Dean Kamen is the type of guy that you would think was an inventor if you ever met him. He’s a bit eclectic, loves technology, and also loves being surrounded by some of his favorite parts of history. A tour of his home outside of Manchester, NH would take you through four stories of museum-like history. He’s got secret passages, an observation tower, a steam engine that once belonged to Henry Ford, and even hallways that look like mineshafts.
So what has Kamen invented? Let’s take a look.
The hype around the Segway was unbelievable about a decade ago. Steve Jobs reportedly said that it would be more important than the PC when hype was building for it. Others said that it would be more important than the internet. When it was finally unveiled and everyone saw what the invention happened to be, well… the hype was seen more as a marketing ploy. The Segway is important; however, because it is a self-balanced gyroscopic transportation machine, controlled by body weight, and can help people get around with ease. Who hasn’t taken a Segway tour of a major city?
The iBot Mobility System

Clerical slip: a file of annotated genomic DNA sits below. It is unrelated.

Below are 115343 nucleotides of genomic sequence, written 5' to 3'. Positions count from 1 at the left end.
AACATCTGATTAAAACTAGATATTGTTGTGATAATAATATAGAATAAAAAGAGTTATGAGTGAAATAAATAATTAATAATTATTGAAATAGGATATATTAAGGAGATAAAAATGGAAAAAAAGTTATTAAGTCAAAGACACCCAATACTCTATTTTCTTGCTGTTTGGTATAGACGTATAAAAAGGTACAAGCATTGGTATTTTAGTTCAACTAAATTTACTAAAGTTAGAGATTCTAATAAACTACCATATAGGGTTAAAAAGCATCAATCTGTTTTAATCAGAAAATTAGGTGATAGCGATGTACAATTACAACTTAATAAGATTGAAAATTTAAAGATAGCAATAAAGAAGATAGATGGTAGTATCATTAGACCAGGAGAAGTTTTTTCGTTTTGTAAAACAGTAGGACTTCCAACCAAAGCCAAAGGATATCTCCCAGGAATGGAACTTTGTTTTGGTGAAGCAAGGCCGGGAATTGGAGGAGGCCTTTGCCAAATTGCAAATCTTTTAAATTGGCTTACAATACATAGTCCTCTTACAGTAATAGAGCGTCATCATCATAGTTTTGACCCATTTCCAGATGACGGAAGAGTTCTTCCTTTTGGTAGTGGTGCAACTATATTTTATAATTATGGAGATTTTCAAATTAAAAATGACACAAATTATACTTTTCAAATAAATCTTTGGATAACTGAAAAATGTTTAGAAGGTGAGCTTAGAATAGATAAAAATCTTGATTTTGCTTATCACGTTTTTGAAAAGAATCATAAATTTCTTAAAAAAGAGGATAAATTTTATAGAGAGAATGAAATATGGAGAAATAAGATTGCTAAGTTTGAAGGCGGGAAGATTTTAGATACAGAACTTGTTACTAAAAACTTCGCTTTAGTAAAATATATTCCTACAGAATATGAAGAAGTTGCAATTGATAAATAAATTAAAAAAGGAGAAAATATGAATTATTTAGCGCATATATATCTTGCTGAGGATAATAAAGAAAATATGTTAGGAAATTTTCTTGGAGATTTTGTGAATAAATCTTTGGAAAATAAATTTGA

Although this invention is no longer available, this powered wheelchair was a step in the right direction for those who needed this technology. It was the first powered wheelchair that could move up and down stairs or climb over obstacles that were in the way, like railroad tracks. The wheelchair could be used with a remote control and software updates allowed it to climb up curbs without changing the position of the chair.
The Man Cannon
How do police or emergency personnel get to the roof of a building to help rescue someone or stop a bad guy before they get away? The solution according to Kamen, is the Man Cannon. He co-invented this device that utilizes compressed air to shoot a human up to the roof of a building so they can then work on apprehension or rescue from the top of the building down while others come from the bottom up.
Kamen has primarily focused on the medical field because of his passion for helping others and that was the focus of his first invention. Called the AutoSyringe, it was a drug infusion pump that initially provided insulin to diabetics who needed continuous low doses of their medicine. Kamen was inducted into the Inventor’s Hall of Fame solely because of this product, which really was the first practical insulin pump. Today Kamen or his company hold patents in this field for tech that is used in portable dialysis machines.
It’s a prosthetic arm that is named after Luke Skywalker because of the level of control that it brings amputees. Using replicated fingers, almost full natural control can be achieved so that keys can be used, hair can be brushed, or eggs can be cracked and cooked. It responds to multiple commands at once and was just recently approved for distribution by the FDA.
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